I put each set on each quilt and this is my decision. I can hardly wait to add the next set. This quilt is so much fun to make, like a puzzle without the picture to tell you the outcome or a mystery with optional endings!

Today I hope to add at least one more set of pieces, and hope that my strata will be long enough. If not, I've enough fabric to make some more.

This quilt cannot be sewn together until all the pieces are laid out. I have to take it to a class tonight, so it is heavily pinned on an old sheet so it will transport. If those pieces fall off, it would likely not be too much fun trying to figure out where they belong.

Saturday, February 16, 2008

Kaleidoscope 2

I made a Ricky Tims Kool Kaleidoscope quilt last year in a class, then decided to make another one this week, only smaller (15" pattern instead of 18"). This quilt is made from striped fabric called strata, that you make yourself. You make pairs, put them right sides together, and cut six pieces from each pair. This creates mirror images. Unpredictable but great fun!

This time I made my strata the same length the larger size required, but not quite as wide. It turned out that the first pattern piece for the 15" size was small enough that I could get two sets of six out of one set of strata.

I turned the pattern around for the second set and cut out six more mirror images. This picture is of both sets put on the design wall. The pattern piece is stuck up there too.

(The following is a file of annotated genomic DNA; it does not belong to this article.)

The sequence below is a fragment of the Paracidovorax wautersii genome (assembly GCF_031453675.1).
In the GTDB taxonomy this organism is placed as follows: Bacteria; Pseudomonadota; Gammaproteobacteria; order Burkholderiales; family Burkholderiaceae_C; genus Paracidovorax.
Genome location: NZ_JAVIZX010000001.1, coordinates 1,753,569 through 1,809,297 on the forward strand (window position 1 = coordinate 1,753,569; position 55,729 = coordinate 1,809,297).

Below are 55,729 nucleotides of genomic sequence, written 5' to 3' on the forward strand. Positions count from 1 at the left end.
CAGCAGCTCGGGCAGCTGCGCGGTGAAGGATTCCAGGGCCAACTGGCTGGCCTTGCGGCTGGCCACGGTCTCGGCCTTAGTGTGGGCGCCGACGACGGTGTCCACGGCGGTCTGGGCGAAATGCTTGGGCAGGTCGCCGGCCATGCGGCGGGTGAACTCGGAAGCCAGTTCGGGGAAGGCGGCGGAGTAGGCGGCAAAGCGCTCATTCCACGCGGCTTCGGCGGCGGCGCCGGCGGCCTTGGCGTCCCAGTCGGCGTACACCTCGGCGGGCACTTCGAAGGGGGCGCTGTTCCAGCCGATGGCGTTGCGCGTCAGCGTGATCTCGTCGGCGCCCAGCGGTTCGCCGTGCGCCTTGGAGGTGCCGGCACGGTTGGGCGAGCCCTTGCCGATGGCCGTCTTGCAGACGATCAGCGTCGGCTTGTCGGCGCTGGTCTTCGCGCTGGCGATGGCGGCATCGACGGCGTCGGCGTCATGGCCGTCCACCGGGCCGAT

Once I cut out the other pattern pieces, they will be sewn together, but the picture is of the middle section of my kaleidoscope quilt, or in this case kaleidoscope quilts. Both are from the same strata but what a difference in the way they look just from rotating the pattern piece 180 degrees!

Actually, if I can do this with all the pieces, I will make two quilt tops and sandwich them back to back. That way I can turn the quilt around for variety, or even hang it like a flag so both sides can be seen, depending on the vantage point.

Thursday, February 14, 2008

Taming my wild animals

Every now and then I feel like I'm living in a fabric zoo and all the animals have burst out of their cages and are wandering around creating havoc in my house and interfering with my best-laid plans!

Yesterday, after several hours of hard work and even more difficult decisions, the animals are back in their cages, with labels. Well, most of them. I moved all my finished tops to one shelf, my PhDs to two more shelves (PhDs are Projects Half Done), and put those in the planning stages (fabrics, sketches or patterns, kits, etc.) in three rolling shelf units tucked under the extension leg of my computer desk. I've got my current project on the design wall and in a large drawer labeled 'current project.'